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Functional role of mucosal-associated invariant T cells in HIV infection
University of Malaya, Malaysia.
Linköping University, Department of Clinical and Experimental Medicine, Division of Microbiology and Molecular Medicine. Linköping University, Faculty of Medicine and Health Sciences.
University of Malaya, Malaysia.
University of Malaya, Malaysia.
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2016 (English)In: Journal of Leukocyte Biology, ISSN 0741-5400, E-ISSN 1938-3673, Vol. 100, no 2, 305-314 p.Article, review/survey (Refereed) PublishedText
Abstract [en]

MAIT cells represent an evolutionarily conserved, MR1-restricted, innate-like cell subset that express high levels of CD161; have a canonical semi-invariant TCR iV alpha 7.2; and may have an important role in mucosal immunity against various bacterial and fungal pathogens. Mature MAIT cells are CD161(hi)PLZF(hi)IL-18R alpha(+)iV alpha 7.2(+)gamma delta-CD3(+)CD8(+) T cells and occur in the peripheral blood, liver, and mucosa of humans. MAIT cells are activated by a metabolic precursor of riboflavin synthesis presented by MR1 and, therefore, respond to many bacteria and some fungi. Despite their broad antibacterial properties, their functional role in persistent viral infections is poorly understood. Although there is an increasing line of evidence portraying the depletion of MAIT cells in HIV disease, the magnitude and the potential mechanisms underlying such depletion remain unclear. Recent studies suggest that MAIT cells are vulnerable to immune exhaustion as a consequence of HIV and hepatitis C virus infections and HIV/tuberculosis coinfections. HIV infection also appears to cause functional depletion of MAIT cells resulting from abnormal expression of T-bet and EOMES, and effective ART is unable to completely salvage functional MAIT cell loss. Depletion and exhaustion of peripheral MAIT cells may affect mucosal immunity and could increase susceptibility to opportunistic infections during HIV infection. Here, we review some of the important mechanisms associated with depletion and functional loss of MAIT cells and also suggest potential immunotherapeutic strategies to restore MAIT cell functions, including the use of IL-7 to restore effector functions in HIV disease.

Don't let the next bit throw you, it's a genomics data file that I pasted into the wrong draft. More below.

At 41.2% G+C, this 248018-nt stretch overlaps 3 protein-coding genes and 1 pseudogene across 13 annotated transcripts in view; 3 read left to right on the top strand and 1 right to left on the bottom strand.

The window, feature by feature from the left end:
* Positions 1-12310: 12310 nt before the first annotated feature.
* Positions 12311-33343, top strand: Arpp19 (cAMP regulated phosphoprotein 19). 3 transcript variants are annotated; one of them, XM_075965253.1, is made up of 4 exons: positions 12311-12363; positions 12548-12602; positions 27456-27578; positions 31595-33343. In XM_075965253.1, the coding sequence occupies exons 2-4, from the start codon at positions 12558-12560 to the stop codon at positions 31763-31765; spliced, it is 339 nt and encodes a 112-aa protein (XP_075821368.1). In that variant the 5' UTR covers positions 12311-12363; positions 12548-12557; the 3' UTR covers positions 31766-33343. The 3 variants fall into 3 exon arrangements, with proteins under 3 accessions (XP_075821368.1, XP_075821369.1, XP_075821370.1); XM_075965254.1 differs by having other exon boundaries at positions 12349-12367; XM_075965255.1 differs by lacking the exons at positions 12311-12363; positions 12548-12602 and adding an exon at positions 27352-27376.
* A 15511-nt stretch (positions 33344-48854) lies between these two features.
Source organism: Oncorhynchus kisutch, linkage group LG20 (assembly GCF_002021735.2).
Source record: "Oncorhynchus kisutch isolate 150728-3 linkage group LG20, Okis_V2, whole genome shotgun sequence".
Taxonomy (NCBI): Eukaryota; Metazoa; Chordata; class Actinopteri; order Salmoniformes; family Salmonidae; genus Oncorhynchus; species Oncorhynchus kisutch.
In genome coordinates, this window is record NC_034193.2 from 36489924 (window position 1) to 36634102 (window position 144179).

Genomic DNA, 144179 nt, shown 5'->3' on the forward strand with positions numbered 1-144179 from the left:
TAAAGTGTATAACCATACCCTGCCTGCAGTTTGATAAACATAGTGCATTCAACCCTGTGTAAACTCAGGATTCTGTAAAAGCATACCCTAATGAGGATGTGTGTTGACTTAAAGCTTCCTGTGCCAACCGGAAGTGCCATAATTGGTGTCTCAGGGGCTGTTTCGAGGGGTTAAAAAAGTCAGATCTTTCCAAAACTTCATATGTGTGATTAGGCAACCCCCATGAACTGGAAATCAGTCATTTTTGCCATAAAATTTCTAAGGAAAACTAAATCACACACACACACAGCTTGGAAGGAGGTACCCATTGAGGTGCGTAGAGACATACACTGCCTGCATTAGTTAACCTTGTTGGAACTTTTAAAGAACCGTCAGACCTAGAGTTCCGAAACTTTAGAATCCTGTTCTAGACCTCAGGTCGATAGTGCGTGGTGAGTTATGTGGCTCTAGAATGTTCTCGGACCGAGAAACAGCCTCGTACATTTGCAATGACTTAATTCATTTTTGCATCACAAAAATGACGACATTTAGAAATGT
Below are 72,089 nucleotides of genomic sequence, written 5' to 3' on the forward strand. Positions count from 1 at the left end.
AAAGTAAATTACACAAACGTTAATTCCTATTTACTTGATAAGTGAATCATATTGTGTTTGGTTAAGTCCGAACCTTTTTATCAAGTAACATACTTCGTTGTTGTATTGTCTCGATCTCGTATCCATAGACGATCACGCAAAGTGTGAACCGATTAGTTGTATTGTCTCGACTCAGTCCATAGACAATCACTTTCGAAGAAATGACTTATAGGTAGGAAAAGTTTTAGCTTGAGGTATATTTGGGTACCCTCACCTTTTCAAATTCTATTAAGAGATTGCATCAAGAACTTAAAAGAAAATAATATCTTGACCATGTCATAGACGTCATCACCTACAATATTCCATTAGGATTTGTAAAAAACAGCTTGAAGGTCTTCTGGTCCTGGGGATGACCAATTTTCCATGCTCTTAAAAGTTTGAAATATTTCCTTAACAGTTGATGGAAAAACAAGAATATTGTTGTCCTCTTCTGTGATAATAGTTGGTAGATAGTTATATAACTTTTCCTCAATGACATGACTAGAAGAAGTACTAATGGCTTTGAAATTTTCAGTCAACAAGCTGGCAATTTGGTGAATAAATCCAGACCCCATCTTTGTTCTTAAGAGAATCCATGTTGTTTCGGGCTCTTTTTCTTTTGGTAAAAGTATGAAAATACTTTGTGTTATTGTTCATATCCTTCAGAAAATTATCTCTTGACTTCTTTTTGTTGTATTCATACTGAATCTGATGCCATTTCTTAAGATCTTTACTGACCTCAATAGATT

Place, publisher, year, edition, pages
FEDERATION AMER SOC EXP BIOL , 2016. Vol. 100, no 2, 305-314 p.
Keyword [en]
CD8(+) T cells; cytotoxicity; exhaustion; PD-1; TCR iV alpha 7.2
National Category
Microbiology in the medical area
URN: urn:nbn:se:liu:diva-130371DOI: 10.1189/jlb.4RU0216-084RISI: 000379738600006PubMedID: 27256572OAI: diva2:952821

Funding Agencies|University of Malaya; Ministry of Higher Education [UM.C/625/1/HIR/MOHE/MED/01]; University of Malaya [RP021A-13HTM, RG448-12HTM]; Swedish Research Council [AI52731]; Swedish Physicians Against AIDS Research Foundation; Swedish International Development Cooperation Agency; VINNMER from VINNOVA; Linkoping University Hospital; National Health Service; Swedish Society of Medicine; U.S. National Institutes of Health National Institute of Allergy and Infectious Diseases [1U19AI109633-01]; [BR003-2014]

Available from: 2016-08-15 Created: 2016-08-05 Last updated: 2016-08-15

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Ellegård, RadaLarsson, Marie
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